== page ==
WASHINGTON — New York Rep. Alexandria Ocasio-Cortez, a freshman Democrat on the House Oversight Committee and one of the most famous members of Congress, said she’ll support a resolution that would look into whether the House of Representatives should impeach President Donald Trump.
Her comments, which she tweeted on Thursday, came in the aftermath of special counsel Robert Mueller’s report, which didn’t conclude whether Trump committed a crime but also did “not exonerate” the president. Ocasio-Cortez is the leading voice of the progressive left, which would like to see the president impeached, and is at odds with Democratic leadership’s message that impeachment proceedings are not happening in the foreseeable future.
“Mueller’s report is clear in pointing to Congress’ responsibility in investigating obstruction of justice by the President. It is our job as outlined in Article 1, Sec 2, Clause 5 of the US Constitution,” Ocasio-Cortez tweeted. “As such, I’ll be signing onto [Rep. Rashida Tlaib]’s impeachment resolution.”
Tlaib, another progressive member of the caucus who was elected alongside Ocasio-Cortez and also serves on the Oversight Committee, introduced a resolution at the end of March that would give the House Judiciary Committee free rein to “inquire whether the House of Representatives should impeach Donald John Trump.” Tlaib herself caught fire over remarks she made in January shortly after being sworn in that the Democrat-controlled House would “impeach the motherfucker.”
On Thursday, Tlaib also said on Twitter the Mueller report is “further proof of what I’ve been saying for a long time: it’s #TimetoImpeach” and said the “first step” is for the House Judiciary Committee to launch “an investigation into whether Trump committed impeachable offenses.”
Texas Rep. Al Green, who has previously supported impeachment, also tweeted in support of pursuing impeachment, using the hashtag “#TimeToImpeach.”
Fellow Texas Democratic Rep. Joaquin Castro said in a statement that Congress should ask Mueller, "Based on your findings, if you were a member of this Congress, would you move forward with impeachment proceedings?”"
Talk of impeachment has not previously gone over well within the caucus. While a handful of Democrats have long called for impeachment and even forced votes over the matter, they began holding back as soon as Democrats took the majority in the House following last year’s midterms. (Green cosponsored Tlaib’s new resolution.) Even in the aftermath of the Mueller report, House leadership was not anxious to open the door to any kind of impeachment proceeding.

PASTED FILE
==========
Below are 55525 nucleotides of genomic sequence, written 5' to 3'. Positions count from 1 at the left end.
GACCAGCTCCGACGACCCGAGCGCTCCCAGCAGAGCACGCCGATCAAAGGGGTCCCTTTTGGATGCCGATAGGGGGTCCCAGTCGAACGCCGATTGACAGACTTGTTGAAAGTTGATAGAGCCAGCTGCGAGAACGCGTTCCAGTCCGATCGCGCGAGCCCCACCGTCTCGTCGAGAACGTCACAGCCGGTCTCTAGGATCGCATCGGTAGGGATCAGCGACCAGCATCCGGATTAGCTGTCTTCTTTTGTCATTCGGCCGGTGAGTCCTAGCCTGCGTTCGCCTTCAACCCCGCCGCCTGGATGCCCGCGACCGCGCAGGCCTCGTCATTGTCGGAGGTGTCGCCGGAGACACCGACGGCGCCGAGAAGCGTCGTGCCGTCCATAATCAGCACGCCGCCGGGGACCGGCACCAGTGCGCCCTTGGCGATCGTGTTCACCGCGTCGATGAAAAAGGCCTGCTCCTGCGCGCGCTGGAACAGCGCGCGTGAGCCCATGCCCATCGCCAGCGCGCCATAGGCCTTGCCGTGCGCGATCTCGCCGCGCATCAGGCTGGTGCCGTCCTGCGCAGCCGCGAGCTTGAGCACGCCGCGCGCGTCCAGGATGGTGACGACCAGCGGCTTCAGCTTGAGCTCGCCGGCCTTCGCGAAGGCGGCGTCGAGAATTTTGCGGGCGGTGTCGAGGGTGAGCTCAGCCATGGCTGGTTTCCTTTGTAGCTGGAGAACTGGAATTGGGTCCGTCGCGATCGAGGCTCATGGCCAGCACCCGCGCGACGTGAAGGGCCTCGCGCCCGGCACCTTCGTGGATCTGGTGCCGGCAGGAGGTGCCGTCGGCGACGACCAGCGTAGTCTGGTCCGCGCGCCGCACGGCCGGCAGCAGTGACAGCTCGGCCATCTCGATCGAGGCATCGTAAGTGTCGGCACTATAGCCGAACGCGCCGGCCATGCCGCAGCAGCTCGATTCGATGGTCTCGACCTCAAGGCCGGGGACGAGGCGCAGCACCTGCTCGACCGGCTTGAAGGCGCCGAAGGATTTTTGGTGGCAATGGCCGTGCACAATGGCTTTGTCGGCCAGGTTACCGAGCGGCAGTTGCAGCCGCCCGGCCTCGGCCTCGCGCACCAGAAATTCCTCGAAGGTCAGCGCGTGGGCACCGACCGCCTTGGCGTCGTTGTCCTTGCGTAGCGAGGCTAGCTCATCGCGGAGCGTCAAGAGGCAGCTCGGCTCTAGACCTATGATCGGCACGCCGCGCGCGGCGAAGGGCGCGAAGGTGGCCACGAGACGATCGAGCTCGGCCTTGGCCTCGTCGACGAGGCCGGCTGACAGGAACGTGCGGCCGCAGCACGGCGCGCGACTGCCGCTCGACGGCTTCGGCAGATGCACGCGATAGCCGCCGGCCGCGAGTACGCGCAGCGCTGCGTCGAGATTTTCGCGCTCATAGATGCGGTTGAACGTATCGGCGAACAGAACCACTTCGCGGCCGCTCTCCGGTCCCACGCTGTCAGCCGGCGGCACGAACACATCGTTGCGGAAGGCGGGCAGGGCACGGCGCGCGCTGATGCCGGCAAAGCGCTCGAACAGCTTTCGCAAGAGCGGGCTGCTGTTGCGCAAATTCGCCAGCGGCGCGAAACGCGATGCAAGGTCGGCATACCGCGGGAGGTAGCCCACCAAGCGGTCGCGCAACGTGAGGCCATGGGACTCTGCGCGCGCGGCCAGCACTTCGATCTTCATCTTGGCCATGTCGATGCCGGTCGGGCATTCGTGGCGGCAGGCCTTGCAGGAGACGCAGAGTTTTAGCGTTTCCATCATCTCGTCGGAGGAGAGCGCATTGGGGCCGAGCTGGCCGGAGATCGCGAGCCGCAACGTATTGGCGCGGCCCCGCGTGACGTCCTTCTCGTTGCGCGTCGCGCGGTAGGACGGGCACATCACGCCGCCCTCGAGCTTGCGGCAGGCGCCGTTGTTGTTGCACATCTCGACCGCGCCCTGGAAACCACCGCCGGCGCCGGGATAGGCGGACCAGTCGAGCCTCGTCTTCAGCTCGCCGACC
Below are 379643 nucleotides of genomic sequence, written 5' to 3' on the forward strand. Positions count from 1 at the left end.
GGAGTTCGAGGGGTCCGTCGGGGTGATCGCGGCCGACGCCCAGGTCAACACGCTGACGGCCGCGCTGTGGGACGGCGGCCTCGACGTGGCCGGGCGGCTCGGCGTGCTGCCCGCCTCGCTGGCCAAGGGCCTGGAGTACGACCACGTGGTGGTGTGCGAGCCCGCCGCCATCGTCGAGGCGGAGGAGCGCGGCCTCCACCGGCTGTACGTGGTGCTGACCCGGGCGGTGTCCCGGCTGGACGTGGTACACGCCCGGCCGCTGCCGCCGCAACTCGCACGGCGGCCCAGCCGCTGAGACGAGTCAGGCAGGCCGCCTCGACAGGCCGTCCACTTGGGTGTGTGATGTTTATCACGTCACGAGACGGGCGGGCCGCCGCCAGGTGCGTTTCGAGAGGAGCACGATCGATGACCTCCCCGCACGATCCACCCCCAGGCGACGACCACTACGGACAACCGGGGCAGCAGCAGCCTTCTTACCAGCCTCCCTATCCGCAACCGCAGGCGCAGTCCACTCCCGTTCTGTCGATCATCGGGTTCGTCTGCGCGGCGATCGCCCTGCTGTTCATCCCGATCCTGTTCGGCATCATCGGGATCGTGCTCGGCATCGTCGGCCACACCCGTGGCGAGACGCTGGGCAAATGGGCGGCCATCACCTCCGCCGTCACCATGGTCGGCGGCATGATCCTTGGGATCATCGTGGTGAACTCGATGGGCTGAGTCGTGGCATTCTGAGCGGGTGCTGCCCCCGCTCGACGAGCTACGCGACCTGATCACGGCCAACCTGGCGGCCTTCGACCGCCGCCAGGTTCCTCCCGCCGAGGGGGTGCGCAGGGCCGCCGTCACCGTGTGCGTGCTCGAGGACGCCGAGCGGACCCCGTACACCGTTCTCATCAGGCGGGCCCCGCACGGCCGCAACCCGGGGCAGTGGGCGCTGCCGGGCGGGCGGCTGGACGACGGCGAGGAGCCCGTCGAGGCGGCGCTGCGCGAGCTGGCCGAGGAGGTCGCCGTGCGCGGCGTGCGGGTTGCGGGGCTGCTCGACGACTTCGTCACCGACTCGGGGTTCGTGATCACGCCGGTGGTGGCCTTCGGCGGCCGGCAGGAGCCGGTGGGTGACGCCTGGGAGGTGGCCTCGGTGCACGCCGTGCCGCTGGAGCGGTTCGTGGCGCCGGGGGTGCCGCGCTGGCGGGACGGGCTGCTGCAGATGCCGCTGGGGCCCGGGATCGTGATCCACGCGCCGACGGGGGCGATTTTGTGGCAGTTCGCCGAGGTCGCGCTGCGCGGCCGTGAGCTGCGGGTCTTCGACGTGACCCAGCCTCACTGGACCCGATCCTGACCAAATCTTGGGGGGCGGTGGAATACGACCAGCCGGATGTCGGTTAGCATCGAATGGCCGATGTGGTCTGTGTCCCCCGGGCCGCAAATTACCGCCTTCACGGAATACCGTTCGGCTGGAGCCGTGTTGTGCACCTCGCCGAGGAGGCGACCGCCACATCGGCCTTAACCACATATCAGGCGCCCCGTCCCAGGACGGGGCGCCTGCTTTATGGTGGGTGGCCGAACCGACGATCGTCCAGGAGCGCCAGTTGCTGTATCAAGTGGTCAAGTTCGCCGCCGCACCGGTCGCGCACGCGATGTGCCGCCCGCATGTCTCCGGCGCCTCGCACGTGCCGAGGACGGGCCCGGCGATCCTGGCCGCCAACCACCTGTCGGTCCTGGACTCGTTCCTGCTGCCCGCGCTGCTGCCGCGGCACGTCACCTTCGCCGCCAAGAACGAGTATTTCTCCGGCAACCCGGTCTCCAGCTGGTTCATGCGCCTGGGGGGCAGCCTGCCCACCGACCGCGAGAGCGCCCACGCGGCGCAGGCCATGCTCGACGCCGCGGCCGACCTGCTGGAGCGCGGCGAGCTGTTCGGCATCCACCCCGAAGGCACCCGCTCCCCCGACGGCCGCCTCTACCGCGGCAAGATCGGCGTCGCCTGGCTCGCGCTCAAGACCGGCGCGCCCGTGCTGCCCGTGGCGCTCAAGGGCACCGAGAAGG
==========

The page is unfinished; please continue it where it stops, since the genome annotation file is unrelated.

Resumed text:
“Based on what we have seen to date, going forward on impeachment is not worthwhile at this point. Very frankly, there is an election in 18 months and the American people will make a judgement,” Majority Leader Steny Hoyer reportedly told CNN on Thursday.
It’s also a difficult political reality. Even if House Democrats managed to get on the same page to move forward in their chamber, it would require bipartisan support to succeed, and Republicans are unlikely to support it.
In a follow-up tweet, Ocasio-Cortez made a nod to this:
“While I understand the political reality of the Senate + election considerations, upon reading this DoJ report, which explicitly names Congress in determining obstruction, I cannot see a reason for us to abdicate from our constitutionally mandated responsibility to investigate.”
Pelosi said last month in a Washington Post interview that she did not support pursuing impeachment.
"I’m not for impeachment,” Pelosi said. “Impeachment is so divisive to the country that unless there’s something so compelling and overwhelming and bipartisan, I don’t think we should go down that path, because it divides the country. And he’s just not worth it."
But even on Thursday, leadership remained hesitant to pursue talk of impeachment, at odds with progressives outside of Congress. A senior fellow at the Center for American Progress, for example, tweeted: “This. Is. An. Impeachment. Referral.”
Judiciary Committee Chair Jerry Nadler was also asked about impeachment following the report’s release, where he said it was “too soon” to discuss and that Democrats will “have to go follow the evidence where it leads."
"That's one possibility, there are others,” Nadler said. “We obviously have to get to the bottom of what happened and take whatever action seems necessary at that time. It's too early to reach those conclusions."